Expressing Love Through Objectivity

“The Ten Signs of Intellectual Honesty” by Mike Gene

When it comes to just about any topic, it seems as if the public discourse is dominated by rhetoric and propaganda. People are either selling products or ideology. In fact, just because someone may come across as calm and knowledgeable does not mean you should let your guard down and trust what they say. What you need to look for is a track record of intellectual honesty. Let me therefore propose 10 signs of intellectual honesty.

Vote For Hope

[editor's note: Rob wrote this preface to this week's Pronoia Resources in his weekly newsletter]

Dear Readers,

Before the last U.S. presidential election in 2004, What Is Enlightenment? magazine posed the following query to five religious leaders: “Many people argue that the upcoming presidential election is the most important in our lifetime. Do you agree?” 

Four of the respondents said, in effect, “Yes, because George Bush is bad for America and the world.” 

But the fifth religious leader, Zen Buddhist Jan Chozen Roshi, replied, “I don’t know. Our existence is so short, it’s like a dust mote in the eye of God. To say that the time in which my dust mote existed was the most important is a self-centered view.” 

Roshi’s wisdom reminded me of an anecdote told by Henry Kissinger, an American politician who was Secretary of State in the 1970s. Kissinger once asked Chinese premier Zhou Enlai what he thought of the French Revolution, which had happened two centuries earlier. “Too soon to tell,” Chou answered. 

I always like to keep these ideas in mind, even in times of relative peace and calm. But I’m especially fond of focusing on the *very* big picture when divine chaos is whirling around — like now. It helps keep me humble, and discourages me from any temptation I might have to believe I know the Whole Truth about anything, let alone about the mysterious long-term processes at work in the evolution of the human race.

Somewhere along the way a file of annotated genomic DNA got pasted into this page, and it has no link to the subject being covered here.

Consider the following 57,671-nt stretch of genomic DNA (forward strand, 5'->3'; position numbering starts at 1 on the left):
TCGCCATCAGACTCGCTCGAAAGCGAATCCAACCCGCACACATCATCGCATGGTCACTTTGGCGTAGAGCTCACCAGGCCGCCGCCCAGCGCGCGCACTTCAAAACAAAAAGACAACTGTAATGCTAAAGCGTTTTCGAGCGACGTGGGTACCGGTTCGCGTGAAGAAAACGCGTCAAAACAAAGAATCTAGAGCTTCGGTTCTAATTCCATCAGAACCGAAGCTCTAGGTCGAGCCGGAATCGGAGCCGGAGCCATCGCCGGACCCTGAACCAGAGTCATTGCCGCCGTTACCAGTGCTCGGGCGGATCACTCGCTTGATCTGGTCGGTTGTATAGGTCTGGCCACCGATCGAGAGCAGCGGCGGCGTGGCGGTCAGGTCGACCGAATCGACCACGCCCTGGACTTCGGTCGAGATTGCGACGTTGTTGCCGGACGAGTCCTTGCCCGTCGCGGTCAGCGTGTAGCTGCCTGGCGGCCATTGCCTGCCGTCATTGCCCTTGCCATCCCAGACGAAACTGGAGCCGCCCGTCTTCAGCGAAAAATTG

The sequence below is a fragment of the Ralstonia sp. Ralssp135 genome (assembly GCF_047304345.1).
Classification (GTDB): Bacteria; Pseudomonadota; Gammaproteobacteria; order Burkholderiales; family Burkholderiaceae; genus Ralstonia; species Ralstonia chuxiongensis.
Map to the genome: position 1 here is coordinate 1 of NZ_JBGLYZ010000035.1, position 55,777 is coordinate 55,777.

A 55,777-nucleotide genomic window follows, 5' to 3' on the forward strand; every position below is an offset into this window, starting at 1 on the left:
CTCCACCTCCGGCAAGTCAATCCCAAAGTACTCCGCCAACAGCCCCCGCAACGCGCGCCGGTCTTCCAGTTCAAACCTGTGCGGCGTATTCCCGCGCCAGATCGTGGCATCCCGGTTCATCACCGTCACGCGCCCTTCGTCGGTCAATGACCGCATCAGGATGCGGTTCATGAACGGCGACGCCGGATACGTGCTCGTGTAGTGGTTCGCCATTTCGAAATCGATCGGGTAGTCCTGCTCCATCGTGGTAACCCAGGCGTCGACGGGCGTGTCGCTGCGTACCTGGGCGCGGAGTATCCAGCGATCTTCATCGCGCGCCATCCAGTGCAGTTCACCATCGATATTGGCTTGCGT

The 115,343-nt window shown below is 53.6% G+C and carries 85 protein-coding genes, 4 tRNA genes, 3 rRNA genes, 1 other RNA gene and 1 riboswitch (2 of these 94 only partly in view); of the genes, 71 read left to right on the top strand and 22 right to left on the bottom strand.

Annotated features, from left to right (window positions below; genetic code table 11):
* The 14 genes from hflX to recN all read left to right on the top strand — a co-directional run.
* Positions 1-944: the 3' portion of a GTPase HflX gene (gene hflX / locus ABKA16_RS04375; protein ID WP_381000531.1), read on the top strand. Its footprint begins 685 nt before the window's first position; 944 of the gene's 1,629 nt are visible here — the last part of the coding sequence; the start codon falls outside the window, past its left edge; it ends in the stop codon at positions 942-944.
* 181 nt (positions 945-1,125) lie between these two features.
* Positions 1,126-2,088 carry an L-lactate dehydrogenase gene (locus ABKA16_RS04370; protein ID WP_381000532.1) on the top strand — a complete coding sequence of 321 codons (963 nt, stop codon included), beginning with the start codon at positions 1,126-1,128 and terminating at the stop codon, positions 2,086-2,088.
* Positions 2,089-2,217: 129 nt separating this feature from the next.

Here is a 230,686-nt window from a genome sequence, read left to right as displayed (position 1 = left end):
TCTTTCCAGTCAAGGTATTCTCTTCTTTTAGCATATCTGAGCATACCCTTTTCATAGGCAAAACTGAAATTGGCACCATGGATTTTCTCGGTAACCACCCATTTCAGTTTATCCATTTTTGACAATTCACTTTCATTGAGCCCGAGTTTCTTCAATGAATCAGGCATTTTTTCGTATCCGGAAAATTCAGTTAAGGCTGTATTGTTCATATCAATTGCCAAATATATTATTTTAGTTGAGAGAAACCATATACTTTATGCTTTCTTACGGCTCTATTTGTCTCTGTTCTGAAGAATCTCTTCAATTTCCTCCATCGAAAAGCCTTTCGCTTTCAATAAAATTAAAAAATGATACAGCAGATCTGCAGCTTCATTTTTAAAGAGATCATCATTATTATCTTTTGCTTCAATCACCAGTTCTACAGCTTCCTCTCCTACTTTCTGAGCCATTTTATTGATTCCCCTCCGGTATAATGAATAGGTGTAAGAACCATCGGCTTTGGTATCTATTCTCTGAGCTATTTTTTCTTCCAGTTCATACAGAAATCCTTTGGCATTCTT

There’s another factor that makes me cautious about getting embroiled in partisan politics and the narrow-minded hostility that fuels it. One of my main goals in life is to love everyone with passionate intensity — no exceptions. Not just the people I find beautiful and helpful and interesting and attractive. But also the people I don’t like and the people who don’t like me and the people I disagree with and the people who can’t or won’t do anything for me. 

In order to become the gorgeous genius I aspire to be, in order to fulfill the unique destiny I came to Earth to embody, I have to hold EVERYONE in my heart with compassion and empathy. As I contemplate how every single part of creation is interconnected, I’ve got to be aware that the creatures I’m allergic to and inclined to feel alienated from are also part of the great web of life.

That’s my spiritual goal; it’s essential to awakening my best self and cultivating an  intimate connection to Spirit. It’s also my selfish goal; it’s critical to my physical and mental health. Hatred always sickens me. Love always invigorates me.

*

On the other hand:

I was born at a specific moment in history with a unique outlook and a particular assignment. I can’t help but be passionate about the truth as I see it. 

And the truth as I see it is that Barack Obama is the best choice for President of the United States. He is definitely the most pronoiac candidate.

That’s why I’m voting for him and feel good about saying:

BARACK OBAMA FOR PRESIDENT

If you’d like to know a little more about my political perspectives, some (but not all) of which are shared by Obama, you can read them here. 

If the spirit moves you, you can also read this article from The New Yorker, which I largely endorse.

P.S. It’s crucial to keep in mind that Obama can’t single-handedly and magically heal all the havoc inflicted on America and the world by He-Who-Must-Not-Be-Named and his henchmen. The resuscitation will have to be accomplished primarily by we-the-people, and as much on the local level as in the federal realm.